Page:The Chinese Empire. A General & Missionary Survey.djvu/508

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"1163. Yentula erected the synagogue.

"1279. The temple structures were rebuilt.

"1461. The overflow of the Yellow River, in 1461, destroyed the temple, only leaving the foundations. Li Yong, having obtained permission from the provincial treasurer, rebuilt the temple and had it decorated.

"Later, the cells at the rear of the synagogue were put up and three copies of the Holy Law were placed there.

"This has been recorded ... on this stele in the second year of Hong-Tche, 1489."

An inscription on a stone stele of 1512 gives details of the Jewish religion, its moral and other ordinances, and its canonical books. The following passage is of interest: "After the Creation, the doctrine was transmitted by Adam to Noah; thence unto Abraham, Isaac, and Jacob, and afterwards through the twelve patriarchs to Moses, Aaron, and Joshua. Ezra promulgated the Law, and through him the letters of the Yew thae (Jewish) religion were made plain."

Another inscription on a stone stele, dated 1663, gives a graphic account of the events following the fall of the Ming dynasty, 1642." Kaifeng Fu (Peën-liang) stood six months' siege by the rebel chief Li Tsi Cheng, who eventually caused the fall of the city by diverting the Yellow River. The loss of life was great and the synagogue was destroyed. Two hundred or more Jewish families were saved and took refuge on the north side of the river.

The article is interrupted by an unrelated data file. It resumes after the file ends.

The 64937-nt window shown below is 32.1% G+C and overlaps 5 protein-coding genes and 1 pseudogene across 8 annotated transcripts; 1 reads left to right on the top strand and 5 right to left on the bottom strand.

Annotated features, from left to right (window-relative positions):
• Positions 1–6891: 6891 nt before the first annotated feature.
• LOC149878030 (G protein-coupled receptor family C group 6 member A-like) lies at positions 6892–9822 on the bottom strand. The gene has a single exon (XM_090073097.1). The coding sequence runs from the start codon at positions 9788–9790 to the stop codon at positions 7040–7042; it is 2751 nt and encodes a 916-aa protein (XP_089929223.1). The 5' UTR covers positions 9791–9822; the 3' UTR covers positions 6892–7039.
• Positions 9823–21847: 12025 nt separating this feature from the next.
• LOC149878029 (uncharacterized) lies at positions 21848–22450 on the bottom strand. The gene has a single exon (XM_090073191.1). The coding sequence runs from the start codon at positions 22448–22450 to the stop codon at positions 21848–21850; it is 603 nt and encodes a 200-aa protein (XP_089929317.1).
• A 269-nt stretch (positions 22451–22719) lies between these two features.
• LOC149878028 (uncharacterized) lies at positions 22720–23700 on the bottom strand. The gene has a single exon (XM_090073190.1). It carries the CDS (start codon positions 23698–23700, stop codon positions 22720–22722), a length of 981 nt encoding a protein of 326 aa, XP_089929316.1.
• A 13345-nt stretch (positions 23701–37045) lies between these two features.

"In 1653 a Jewish mandarin rebuilt the temple. It was not possible to make more than one complete scroll of the Law out of the parchments recovered from the waters. The scroll, much venerated by the faithful, was placed in the middle of the ark. Twelve other scrolls were gradually collated, and the other holy writings and prayer books were repaired and revised with care."

Summarising the historical references in these inscriptions, and in the accounts of the Jesuit Fathers and other reliable writers, we arrive at the following results:—

"Jews had certainly settled in China some time during the Han dynasty (200 B.C. to A.D. 220). It is supposed that the settlement took place soon after A.D. 34, at which time terrible persecutions of the Jews took place in Babylon. No less than 50,000 were then massacred. Others hold that the settlement took place thirty-five years later, after the fall of Jerusalem. It is quite possible that the Jewish colony in